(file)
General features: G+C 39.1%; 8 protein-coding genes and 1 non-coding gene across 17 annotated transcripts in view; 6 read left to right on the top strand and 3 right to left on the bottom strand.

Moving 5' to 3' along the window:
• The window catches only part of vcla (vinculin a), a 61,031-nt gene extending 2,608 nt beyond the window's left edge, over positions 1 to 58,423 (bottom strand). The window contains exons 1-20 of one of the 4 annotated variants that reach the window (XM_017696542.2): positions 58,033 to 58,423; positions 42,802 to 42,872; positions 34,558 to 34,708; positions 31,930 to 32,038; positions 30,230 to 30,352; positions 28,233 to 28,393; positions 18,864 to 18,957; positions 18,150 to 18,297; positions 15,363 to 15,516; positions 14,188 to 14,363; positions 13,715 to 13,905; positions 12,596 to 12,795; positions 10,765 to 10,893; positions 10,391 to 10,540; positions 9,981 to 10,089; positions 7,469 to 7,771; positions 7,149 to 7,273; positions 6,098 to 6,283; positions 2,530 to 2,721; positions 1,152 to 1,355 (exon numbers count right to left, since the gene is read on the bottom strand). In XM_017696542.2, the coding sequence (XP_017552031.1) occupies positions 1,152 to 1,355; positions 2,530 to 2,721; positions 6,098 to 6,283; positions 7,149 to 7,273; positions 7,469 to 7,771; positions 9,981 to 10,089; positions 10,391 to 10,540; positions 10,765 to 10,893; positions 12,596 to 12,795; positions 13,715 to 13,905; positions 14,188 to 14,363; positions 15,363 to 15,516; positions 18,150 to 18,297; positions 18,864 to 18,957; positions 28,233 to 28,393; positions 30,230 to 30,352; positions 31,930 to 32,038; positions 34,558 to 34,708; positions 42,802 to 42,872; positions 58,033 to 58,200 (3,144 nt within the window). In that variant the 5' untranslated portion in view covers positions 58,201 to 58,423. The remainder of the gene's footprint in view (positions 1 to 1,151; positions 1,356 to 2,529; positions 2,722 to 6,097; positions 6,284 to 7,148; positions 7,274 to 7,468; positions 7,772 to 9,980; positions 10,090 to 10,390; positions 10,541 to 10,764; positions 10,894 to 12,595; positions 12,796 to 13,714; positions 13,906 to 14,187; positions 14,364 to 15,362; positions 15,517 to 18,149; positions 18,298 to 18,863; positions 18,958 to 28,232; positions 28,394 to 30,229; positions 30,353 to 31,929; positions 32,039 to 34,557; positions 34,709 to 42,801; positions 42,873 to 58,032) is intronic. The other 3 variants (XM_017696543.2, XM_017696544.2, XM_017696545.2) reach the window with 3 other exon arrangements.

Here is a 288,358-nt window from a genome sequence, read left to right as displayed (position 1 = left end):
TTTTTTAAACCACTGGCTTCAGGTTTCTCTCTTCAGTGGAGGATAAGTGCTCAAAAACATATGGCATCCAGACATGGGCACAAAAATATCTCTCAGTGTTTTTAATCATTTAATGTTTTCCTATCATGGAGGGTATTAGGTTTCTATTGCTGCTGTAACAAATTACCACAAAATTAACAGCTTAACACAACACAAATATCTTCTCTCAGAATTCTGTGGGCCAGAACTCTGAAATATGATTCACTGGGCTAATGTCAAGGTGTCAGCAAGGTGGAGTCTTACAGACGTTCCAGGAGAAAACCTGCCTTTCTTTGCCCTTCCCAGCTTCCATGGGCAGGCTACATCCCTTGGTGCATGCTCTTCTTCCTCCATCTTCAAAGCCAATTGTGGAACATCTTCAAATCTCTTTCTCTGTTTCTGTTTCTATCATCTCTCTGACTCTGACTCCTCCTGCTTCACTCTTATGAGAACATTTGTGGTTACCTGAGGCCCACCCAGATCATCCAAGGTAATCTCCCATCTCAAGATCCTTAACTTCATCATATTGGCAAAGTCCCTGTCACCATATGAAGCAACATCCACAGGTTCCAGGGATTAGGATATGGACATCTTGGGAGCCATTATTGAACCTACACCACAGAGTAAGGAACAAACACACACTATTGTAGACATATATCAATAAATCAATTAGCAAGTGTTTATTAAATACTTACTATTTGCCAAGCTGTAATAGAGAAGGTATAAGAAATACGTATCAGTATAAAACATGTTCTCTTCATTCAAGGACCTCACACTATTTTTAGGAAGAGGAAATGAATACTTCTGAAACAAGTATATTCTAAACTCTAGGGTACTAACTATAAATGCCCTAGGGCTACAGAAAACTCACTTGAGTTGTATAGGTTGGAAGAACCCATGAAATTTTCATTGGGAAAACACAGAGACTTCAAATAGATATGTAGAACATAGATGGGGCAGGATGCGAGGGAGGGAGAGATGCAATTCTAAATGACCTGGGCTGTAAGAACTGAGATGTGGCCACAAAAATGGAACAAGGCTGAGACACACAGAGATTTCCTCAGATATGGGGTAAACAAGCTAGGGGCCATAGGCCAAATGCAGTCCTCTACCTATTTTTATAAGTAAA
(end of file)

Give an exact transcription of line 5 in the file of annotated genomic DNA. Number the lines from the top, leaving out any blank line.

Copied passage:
TTTTTTAAACCACTGGCTTCAGGTTTCTCTCTTCAGTGGAGGATAAGTGCTCAAAAACATATGGCATCCAGACATGGGCACAAAAATATCTCTCAGTGTTTTTAATCATTTAATGTTTTCCTATCATGGAGGGTATTAGGTTTCTATTGCTGCTGTAACAAATTACCACAAAATTAACAGCTTAACACAACACAAATATCTTCTCTCAGAATTCTGTGGGCCAGAACTCTGAAATATGATTCACTGGGCTAATGTCAAGGTGTCAGCAAGGTGGAGTCTTACAGACGTTCCAGGAGAAAACCTGCCTTTCTTTGCCCTTCCCAGCTTCCATGGGCAGGCTACATCCCTTGGTGCATGCTCTTCTTCCTCCATCTTCAAAGCCAATTGTGGAACATCTTCAAATCTCTTTCTCTGTTTCTGTTTCTATCATCTCTCTGACTCTGACTCCTCCTGCTTCACTCTTATGAGAACATTTGTGGTTACCTGAGGCCCACCCAGATCATCCAAGGTAATCTCCCATCTCAAGATCCTTAACTTCATCATATTGGCAAAGTCCCTGTCACCATATGAAGCAACATCCACAGGTTCCAGGGATTAGGATATGGACATCTTGGGAGCCATTATTGAACCTACACCACAGAGTAAGGAACAAACACACACTATTGTAGACATATATCAATAAATCAATTAGCAAGTGTTTATTAAATACTTACTATTTGCCAAGCTGTAATAGAGAAGGTATAAGAAATACGTATCAGTATAAAACATGTTCTCTTCATTCAAGGACCTCACACTATTTTTAGGAAGAGGAAATGAATACTTCTGAAACAAGTATATTCTAAACTCTAGGGTACTAACTATAAATGCCCTAGGGCTACAGAAAACTCACTTGAGTTGTATAGGTTGGAAGAACCCATGAAATTTTCATTGGGAAAACACAGAGACTTCAAATAGATATGTAGAACATAGATGGGGCAGGATGCGAGGGAGGGAGAGATGCAATTCTAAATGACCTGGGCTGTAAGAACTGAGATGTGGCCACAAAAATGGAACAAGGCTGAGACACACAGAGATTTCCTCAGATATGGGGTAAACAAGCTAGGGGCCATAGGCCAAATGCAGTCCTCTACCTATTTTTATAAGTAAA